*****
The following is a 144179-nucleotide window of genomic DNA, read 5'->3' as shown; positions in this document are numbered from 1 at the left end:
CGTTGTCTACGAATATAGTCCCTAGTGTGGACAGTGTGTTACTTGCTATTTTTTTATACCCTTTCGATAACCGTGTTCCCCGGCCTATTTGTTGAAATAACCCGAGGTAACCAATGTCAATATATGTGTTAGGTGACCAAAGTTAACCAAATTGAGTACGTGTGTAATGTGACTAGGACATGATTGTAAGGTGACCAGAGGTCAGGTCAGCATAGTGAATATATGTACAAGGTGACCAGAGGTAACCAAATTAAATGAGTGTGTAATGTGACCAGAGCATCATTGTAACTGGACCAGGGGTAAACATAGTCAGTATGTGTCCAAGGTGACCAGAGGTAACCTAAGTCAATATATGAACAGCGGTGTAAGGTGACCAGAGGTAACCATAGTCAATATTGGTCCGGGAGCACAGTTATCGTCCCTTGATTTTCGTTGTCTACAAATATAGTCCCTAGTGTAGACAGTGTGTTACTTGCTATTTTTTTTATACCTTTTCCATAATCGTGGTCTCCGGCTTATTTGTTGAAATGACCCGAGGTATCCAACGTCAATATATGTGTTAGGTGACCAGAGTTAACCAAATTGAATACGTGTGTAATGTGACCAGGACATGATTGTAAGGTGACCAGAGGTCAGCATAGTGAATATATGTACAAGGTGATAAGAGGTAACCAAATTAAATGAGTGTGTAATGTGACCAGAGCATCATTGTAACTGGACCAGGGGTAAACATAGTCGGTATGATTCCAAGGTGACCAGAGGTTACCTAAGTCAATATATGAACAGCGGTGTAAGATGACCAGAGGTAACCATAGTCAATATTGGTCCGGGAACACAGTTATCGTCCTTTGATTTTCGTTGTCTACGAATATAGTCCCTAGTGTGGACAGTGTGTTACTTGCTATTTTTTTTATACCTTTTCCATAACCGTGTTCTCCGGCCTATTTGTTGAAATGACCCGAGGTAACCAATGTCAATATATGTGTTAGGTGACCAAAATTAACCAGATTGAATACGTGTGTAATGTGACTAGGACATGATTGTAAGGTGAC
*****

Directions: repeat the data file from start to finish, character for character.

The following is a 144179-nucleotide window of genomic DNA, read 5'->3' as shown; positions in this document are numbered from 1 at the left end:
CGTTGTCTACGAATATAGTCCCTAGTGTGGACAGTGTGTTACTTGCTATTTTTTTATACCCTTTCGATAACCGTGTTCCCCGGCCTATTTGTTGAAATAACCCGAGGTAACCAATGTCAATATATGTGTTAGGTGACCAAAGTTAACCAAATTGAGTACGTGTGTAATGTGACTAGGACATGATTGTAAGGTGACCAGAGGTCAGGTCAGCATAGTGAATATATGTACAAGGTGACCAGAGGTAACCAAATTAAATGAGTGTGTAATGTGACCAGAGCATCATTGTAACTGGACCAGGGGTAAACATAGTCAGTATGTGTCCAAGGTGACCAGAGGTAACCTAAGTCAATATATGAACAGCGGTGTAAGGTGACCAGAGGTAACCATAGTCAATATTGGTCCGGGAGCACAGTTATCGTCCCTTGATTTTCGTTGTCTACAAATATAGTCCCTAGTGTAGACAGTGTGTTACTTGCTATTTTTTTTATACCTTTTCCATAATCGTGGTCTCCGGCTTATTTGTTGAAATGACCCGAGGTATCCAACGTCAATATATGTGTTAGGTGACCAGAGTTAACCAAATTGAATACGTGTGTAATGTGACCAGGACATGATTGTAAGGTGACCAGAGGTCAGCATAGTGAATATATGTACAAGGTGATAAGAGGTAACCAAATTAAATGAGTGTGTAATGTGACCAGAGCATCATTGTAACTGGACCAGGGGTAAACATAGTCGGTATGATTCCAAGGTGACCAGAGGTTACCTAAGTCAATATATGAACAGCGGTGTAAGATGACCAGAGGTAACCATAGTCAATATTGGTCCGGGAACACAGTTATCGTCCTTTGATTTTCGTTGTCTACGAATATAGTCCCTAGTGTGGACAGTGTGTTACTTGCTATTTTTTTTATACCTTTTCCATAACCGTGTTCTCCGGCCTATTTGTTGAAATGACCCGAGGTAACCAATGTCAATATATGTGTTAGGTGACCAAAATTAACCAGATTGAATACGTGTGTAATGTGACTAGGACATGATTGTAAGGTGAC